Event Title

Pain Management and the Postoperative Orthopedic Patient

Location

Hager-Lubbers Exhibition Hall

Start Date

16-4-2013 3:30 PM

Description

PROBLEM AND SIGNIFICANT STATEMENT: Under-treated pain is a significant problem in the United States leading to dissatisfaction and poor patient outcomes. On a local orthopedic in-patient unit, patient satisfaction scores related to pain management are lower than targeted, patients are not currently requested to give input to their own pain management regimen, and no distinct plan exists for pain management after surgery. LITERATURE REVIEW: The literature suggests that a patient who receives an educational intervention with consistent postoperative education will be better able to manage pain at time of discharge. Evidence also relates that patients wish to be more involved in the pain management regimen and empowered patients are better able to control pain after discharge when care is delivered in this way. PROTOCOL/INTERVENTION: Nurses will introduce a new form to patients upon admission to the post-operative unit. Patients will communicate their desired preferences for pain management therapies, including medications and other non-pharmacological modalities using the form. Nurses will educate the patient about pain goals and how the health care team will help the patient to meet the goals. The healthcare team will individualize and standardize the pain management plan of care based on the needs, recommendations, and input of the patient. OUTCOMES: The intervention will improve patient satisfaction with pain control and increase nurse and provider satisfaction with the pain management process. The intervention will also provide a more consistent pain plan to allow for provision of optimal postoperative care and reduced pain scores.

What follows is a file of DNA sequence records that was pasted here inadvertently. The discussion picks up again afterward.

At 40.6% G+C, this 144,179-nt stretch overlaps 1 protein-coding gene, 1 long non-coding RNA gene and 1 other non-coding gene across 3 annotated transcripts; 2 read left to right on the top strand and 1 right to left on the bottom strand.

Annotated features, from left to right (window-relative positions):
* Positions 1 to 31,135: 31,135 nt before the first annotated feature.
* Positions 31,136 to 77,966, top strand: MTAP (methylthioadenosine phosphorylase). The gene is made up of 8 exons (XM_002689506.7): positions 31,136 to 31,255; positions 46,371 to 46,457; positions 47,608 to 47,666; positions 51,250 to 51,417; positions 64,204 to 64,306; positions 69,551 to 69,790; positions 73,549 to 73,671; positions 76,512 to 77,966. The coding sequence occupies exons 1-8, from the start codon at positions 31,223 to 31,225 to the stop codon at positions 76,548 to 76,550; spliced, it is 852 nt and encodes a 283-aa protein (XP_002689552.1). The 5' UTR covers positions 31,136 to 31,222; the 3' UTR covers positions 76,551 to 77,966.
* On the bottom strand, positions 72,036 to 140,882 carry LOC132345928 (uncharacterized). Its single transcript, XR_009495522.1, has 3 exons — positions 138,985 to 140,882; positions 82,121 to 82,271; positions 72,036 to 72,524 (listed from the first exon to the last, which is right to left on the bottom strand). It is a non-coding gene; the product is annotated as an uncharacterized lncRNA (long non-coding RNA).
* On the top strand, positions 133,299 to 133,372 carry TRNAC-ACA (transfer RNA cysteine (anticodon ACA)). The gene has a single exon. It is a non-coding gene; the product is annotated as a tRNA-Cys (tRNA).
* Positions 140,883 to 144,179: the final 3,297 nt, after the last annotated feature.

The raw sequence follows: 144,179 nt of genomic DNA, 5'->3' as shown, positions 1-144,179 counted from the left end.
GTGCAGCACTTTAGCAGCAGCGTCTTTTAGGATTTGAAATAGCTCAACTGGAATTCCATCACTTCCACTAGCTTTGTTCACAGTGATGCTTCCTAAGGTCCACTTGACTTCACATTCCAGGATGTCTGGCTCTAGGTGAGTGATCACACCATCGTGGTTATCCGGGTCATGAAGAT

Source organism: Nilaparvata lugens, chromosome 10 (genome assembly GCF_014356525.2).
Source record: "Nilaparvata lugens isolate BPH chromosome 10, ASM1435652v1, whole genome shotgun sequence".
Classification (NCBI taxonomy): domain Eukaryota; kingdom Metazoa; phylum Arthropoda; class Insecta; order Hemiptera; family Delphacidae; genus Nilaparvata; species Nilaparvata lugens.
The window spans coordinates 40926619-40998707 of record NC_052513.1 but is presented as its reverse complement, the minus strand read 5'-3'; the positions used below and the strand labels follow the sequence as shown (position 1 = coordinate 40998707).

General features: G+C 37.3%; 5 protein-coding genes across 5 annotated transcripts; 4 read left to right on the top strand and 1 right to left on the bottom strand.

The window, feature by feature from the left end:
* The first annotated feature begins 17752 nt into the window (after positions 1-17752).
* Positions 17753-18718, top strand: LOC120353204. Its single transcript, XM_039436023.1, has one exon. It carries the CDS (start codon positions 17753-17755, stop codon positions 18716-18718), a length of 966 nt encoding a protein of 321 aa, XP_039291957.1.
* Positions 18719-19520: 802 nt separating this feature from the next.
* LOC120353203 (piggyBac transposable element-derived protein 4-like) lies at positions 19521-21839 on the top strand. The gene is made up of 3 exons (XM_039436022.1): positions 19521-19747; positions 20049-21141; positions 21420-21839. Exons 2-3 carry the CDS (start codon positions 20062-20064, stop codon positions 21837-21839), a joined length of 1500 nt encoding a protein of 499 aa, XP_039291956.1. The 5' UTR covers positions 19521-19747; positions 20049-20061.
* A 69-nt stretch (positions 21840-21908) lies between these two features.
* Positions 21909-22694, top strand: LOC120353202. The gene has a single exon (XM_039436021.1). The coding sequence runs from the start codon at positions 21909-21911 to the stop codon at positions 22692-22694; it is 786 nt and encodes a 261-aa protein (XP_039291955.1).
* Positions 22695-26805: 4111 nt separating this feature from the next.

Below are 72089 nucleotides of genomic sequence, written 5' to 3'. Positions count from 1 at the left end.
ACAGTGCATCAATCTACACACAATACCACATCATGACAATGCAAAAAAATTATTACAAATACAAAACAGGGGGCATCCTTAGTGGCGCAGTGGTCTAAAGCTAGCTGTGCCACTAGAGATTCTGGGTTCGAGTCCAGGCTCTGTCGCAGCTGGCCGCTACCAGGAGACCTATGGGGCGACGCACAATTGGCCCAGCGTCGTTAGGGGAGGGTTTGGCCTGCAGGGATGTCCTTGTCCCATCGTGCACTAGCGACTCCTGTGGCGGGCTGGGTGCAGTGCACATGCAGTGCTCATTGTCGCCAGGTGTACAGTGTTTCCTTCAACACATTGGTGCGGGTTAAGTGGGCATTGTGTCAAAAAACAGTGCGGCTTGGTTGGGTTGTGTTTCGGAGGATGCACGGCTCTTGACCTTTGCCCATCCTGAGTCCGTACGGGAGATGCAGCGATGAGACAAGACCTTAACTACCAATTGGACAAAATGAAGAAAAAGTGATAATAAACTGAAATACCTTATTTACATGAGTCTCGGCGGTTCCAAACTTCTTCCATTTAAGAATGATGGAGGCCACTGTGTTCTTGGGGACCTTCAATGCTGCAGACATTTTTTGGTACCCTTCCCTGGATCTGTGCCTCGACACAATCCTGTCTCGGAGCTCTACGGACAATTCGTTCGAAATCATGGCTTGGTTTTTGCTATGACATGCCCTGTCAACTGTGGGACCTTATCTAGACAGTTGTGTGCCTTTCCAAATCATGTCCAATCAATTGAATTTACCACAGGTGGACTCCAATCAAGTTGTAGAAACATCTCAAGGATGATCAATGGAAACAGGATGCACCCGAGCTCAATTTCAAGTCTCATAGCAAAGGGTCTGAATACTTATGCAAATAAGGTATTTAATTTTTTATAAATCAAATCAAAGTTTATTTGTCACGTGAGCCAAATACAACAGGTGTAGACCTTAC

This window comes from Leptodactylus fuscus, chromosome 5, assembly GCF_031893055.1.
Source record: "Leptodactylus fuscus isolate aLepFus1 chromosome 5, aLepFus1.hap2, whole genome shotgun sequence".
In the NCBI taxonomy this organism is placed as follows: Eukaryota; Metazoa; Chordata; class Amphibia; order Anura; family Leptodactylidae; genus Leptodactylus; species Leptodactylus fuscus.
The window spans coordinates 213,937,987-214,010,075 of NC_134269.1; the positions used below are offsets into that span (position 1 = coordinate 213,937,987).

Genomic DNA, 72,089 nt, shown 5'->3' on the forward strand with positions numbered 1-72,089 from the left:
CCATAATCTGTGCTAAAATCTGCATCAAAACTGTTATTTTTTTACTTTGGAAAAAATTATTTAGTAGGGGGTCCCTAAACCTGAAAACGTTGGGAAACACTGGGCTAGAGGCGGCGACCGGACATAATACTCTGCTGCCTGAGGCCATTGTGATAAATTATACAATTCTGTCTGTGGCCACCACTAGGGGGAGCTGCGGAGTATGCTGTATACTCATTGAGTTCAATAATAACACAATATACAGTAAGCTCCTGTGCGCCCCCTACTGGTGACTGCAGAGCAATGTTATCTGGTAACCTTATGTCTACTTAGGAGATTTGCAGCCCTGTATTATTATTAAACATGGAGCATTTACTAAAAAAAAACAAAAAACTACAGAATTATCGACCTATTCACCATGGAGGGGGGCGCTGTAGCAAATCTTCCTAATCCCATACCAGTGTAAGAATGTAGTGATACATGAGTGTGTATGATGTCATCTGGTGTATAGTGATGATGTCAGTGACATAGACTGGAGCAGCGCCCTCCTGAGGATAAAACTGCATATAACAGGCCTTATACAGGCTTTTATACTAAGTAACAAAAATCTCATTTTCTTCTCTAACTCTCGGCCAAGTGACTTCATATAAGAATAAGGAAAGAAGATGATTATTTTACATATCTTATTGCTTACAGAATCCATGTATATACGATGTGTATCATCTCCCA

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Apr 16th, 3:30 PM

Pain Management and the Postoperative Orthopedic Patient

Hager-Lubbers Exhibition Hall

PROBLEM AND SIGNIFICANT STATEMENT: Under-treated pain is a significant problem in the United States leading to dissatisfaction and poor patient outcomes. On a local orthopedic in-patient unit, patient satisfaction scores related to pain management are lower than targeted, patients are not currently requested to give input to their own pain management regimen, and no distinct plan exists for pain management after surgery. LITERATURE REVIEW: The literature suggests that a patient who receives an educational intervention with consistent postoperative education will be better able to manage pain at time of discharge. Evidence also relates that patients wish to be more involved in the pain management regimen and empowered patients are better able to control pain after discharge when care is delivered in this way. PROTOCOL/INTERVENTION: Nurses will introduce a new form to patients upon admission to the post-operative unit. Patients will communicate their desired preferences for pain management therapies, including medications and other non-pharmacological modalities using the form. Nurses will educate the patient about pain goals and how the health care team will help the patient to meet the goals. The healthcare team will individualize and standardize the pain management plan of care based on the needs, recommendations, and input of the patient. OUTCOMES: The intervention will improve patient satisfaction with pain control and increase nurse and provider satisfaction with the pain management process. The intervention will also provide a more consistent pain plan to allow for provision of optimal postoperative care and reduced pain scores.